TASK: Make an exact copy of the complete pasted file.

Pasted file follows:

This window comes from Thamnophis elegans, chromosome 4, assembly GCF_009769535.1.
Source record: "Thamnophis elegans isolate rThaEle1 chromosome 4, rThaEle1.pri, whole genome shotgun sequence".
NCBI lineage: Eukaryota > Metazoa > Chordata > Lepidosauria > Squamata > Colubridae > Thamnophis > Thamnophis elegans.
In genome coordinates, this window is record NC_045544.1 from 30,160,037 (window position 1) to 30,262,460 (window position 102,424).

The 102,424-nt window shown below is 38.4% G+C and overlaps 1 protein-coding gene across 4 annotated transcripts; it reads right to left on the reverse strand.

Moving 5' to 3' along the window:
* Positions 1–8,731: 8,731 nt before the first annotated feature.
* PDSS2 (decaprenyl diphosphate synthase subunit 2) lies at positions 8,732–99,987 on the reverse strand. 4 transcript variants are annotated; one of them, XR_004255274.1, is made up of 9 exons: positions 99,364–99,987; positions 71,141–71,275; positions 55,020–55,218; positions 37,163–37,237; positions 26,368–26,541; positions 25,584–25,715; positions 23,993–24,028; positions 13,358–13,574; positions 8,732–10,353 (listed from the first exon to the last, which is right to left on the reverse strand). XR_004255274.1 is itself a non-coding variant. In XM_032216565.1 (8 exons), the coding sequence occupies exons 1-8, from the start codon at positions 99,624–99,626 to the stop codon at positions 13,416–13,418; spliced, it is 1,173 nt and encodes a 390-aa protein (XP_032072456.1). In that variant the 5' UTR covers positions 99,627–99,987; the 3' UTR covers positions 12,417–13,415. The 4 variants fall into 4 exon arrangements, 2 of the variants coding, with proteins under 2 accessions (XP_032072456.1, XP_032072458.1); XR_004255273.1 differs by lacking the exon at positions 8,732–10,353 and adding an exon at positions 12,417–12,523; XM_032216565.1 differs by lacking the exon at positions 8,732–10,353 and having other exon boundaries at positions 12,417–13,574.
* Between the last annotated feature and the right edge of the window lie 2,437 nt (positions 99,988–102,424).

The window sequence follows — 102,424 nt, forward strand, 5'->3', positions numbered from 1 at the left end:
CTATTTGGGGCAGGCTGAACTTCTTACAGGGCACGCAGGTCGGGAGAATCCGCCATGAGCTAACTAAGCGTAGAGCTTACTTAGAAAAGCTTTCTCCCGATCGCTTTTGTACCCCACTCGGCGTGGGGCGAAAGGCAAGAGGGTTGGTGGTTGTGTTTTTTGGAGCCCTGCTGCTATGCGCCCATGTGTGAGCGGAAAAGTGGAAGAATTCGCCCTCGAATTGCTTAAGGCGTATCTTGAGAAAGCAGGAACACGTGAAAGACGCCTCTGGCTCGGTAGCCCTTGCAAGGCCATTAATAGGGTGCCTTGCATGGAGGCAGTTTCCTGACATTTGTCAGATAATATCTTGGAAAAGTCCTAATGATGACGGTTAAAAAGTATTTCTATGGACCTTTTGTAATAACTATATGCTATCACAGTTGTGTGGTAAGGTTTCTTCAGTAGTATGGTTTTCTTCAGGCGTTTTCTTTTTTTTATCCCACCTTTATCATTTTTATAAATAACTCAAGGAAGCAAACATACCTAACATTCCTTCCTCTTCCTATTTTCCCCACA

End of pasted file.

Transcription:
This window comes from Thamnophis elegans, chromosome 4, assembly GCF_009769535.1.
Source record: "Thamnophis elegans isolate rThaEle1 chromosome 4, rThaEle1.pri, whole genome shotgun sequence".
NCBI lineage: Eukaryota > Metazoa > Chordata > Lepidosauria > Squamata > Colubridae > Thamnophis > Thamnophis elegans.
In genome coordinates, this window is record NC_045544.1 from 30,160,037 (window position 1) to 30,262,460 (window position 102,424).

The 102,424-nt window shown below is 38.4% G+C and overlaps 1 protein-coding gene across 4 annotated transcripts; it reads right to left on the reverse strand.

Moving 5' to 3' along the window:
* Positions 1–8,731: 8,731 nt before the first annotated feature.
* PDSS2 (decaprenyl diphosphate synthase subunit 2) lies at positions 8,732–99,987 on the reverse strand. 4 transcript variants are annotated; one of them, XR_004255274.1, is made up of 9 exons: positions 99,364–99,987; positions 71,141–71,275; positions 55,020–55,218; positions 37,163–37,237; positions 26,368–26,541; positions 25,584–25,715; positions 23,993–24,028; positions 13,358–13,574; positions 8,732–10,353 (listed from the first exon to the last, which is right to left on the reverse strand). XR_004255274.1 is itself a non-coding variant. In XM_032216565.1 (8 exons), the coding sequence occupies exons 1-8, from the start codon at positions 99,624–99,626 to the stop codon at positions 13,416–13,418; spliced, it is 1,173 nt and encodes a 390-aa protein (XP_032072456.1). In that variant the 5' UTR covers positions 99,627–99,987; the 3' UTR covers positions 12,417–13,415. The 4 variants fall into 4 exon arrangements, 2 of the variants coding, with proteins under 2 accessions (XP_032072456.1, XP_032072458.1); XR_004255273.1 differs by lacking the exon at positions 8,732–10,353 and adding an exon at positions 12,417–12,523; XM_032216565.1 differs by lacking the exon at positions 8,732–10,353 and having other exon boundaries at positions 12,417–13,574.
* Between the last annotated feature and the right edge of the window lie 2,437 nt (positions 99,988–102,424).

The window sequence follows — 102,424 nt, forward strand, 5'->3', positions numbered from 1 at the left end:
CTATTTGGGGCAGGCTGAACTTCTTACAGGGCACGCAGGTCGGGAGAATCCGCCATGAGCTAACTAAGCGTAGAGCTTACTTAGAAAAGCTTTCTCCCGATCGCTTTTGTACCCCACTCGGCGTGGGGCGAAAGGCAAGAGGGTTGGTGGTTGTGTTTTTTGGAGCCCTGCTGCTATGCGCCCATGTGTGAGCGGAAAAGTGGAAGAATTCGCCCTCGAATTGCTTAAGGCGTATCTTGAGAAAGCAGGAACACGTGAAAGACGCCTCTGGCTCGGTAGCCCTTGCAAGGCCATTAATAGGGTGCCTTGCATGGAGGCAGTTTCCTGACATTTGTCAGATAATATCTTGGAAAAGTCCTAATGATGACGGTTAAAAAGTATTTCTATGGACCTTTTGTAATAACTATATGCTATCACAGTTGTGTGGTAAGGTTTCTTCAGTAGTATGGTTTTCTTCAGGCGTTTTCTTTTTTTTATCCCACCTTTATCATTTTTATAAATAACTCAAGGAAGCAAACATACCTAACATTCCTTCCTCTTCCTATTTTCCCCACA